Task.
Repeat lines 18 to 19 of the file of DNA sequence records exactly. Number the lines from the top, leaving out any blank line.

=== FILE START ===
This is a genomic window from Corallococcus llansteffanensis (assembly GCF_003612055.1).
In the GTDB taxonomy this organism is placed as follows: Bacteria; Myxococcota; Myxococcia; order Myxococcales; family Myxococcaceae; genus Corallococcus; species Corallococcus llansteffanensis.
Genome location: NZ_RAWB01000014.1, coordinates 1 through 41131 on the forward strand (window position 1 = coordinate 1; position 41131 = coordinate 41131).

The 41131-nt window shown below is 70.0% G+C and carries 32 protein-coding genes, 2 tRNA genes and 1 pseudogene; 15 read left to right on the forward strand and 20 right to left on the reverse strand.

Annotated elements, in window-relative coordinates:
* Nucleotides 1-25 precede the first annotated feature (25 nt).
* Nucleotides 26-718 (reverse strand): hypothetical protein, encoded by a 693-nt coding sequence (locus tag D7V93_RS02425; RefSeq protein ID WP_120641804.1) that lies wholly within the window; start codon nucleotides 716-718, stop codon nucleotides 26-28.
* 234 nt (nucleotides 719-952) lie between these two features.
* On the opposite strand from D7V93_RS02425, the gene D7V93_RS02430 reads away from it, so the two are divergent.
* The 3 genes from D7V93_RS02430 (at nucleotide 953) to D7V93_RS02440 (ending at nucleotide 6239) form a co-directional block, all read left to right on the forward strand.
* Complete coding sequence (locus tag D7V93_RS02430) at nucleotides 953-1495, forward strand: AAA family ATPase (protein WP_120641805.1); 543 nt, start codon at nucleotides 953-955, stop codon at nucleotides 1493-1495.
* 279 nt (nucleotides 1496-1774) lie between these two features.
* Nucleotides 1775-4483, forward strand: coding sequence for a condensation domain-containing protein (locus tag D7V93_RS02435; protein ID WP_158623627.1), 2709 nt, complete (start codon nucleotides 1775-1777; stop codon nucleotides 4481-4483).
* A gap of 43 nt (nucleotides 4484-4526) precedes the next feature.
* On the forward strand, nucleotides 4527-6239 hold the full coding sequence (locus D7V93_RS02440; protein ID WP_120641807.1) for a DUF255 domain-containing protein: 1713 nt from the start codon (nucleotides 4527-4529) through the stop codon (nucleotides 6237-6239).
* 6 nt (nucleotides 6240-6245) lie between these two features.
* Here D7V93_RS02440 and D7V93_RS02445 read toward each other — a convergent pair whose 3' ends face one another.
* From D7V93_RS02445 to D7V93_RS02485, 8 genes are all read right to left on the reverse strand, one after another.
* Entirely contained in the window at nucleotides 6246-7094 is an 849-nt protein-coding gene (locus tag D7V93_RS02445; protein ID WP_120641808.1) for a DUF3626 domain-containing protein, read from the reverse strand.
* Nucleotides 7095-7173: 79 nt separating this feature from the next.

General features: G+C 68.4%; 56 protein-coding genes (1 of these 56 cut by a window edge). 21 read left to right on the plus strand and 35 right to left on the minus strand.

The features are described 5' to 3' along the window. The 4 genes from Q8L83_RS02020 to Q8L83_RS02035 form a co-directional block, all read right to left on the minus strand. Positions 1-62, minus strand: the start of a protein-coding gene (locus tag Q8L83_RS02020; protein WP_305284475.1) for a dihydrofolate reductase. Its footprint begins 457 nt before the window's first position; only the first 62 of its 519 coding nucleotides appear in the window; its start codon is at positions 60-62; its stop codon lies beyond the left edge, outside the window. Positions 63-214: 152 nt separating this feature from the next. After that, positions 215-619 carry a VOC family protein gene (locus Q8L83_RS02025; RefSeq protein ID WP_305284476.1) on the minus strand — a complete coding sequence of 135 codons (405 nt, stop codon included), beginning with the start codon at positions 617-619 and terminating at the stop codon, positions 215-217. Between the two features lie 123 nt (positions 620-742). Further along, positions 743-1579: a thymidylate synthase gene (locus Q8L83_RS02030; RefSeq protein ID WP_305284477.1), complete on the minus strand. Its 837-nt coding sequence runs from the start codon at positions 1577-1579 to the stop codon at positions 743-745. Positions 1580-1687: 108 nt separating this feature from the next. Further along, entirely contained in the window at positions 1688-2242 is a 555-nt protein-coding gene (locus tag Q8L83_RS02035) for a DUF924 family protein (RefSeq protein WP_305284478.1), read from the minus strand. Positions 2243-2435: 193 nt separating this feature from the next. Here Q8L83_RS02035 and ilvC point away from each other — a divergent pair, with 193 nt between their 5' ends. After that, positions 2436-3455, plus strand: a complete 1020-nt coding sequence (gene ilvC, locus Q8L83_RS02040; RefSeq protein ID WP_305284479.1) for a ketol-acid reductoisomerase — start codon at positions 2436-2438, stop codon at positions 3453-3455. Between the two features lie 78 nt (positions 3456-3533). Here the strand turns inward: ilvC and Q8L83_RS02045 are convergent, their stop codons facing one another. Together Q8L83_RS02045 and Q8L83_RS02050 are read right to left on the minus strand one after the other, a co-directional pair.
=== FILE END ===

* From D7V93_RS02445 to D7V93_RS02485, 8 genes are all read right to left on the reverse strand, one after another.
* Entirely contained in the window at nucleotides 6246-7094 is an 849-nt protein-coding gene (locus tag D7V93_RS02445; protein ID WP_120641808.1) for a DUF3626 domain-containing protein, read from the reverse strand.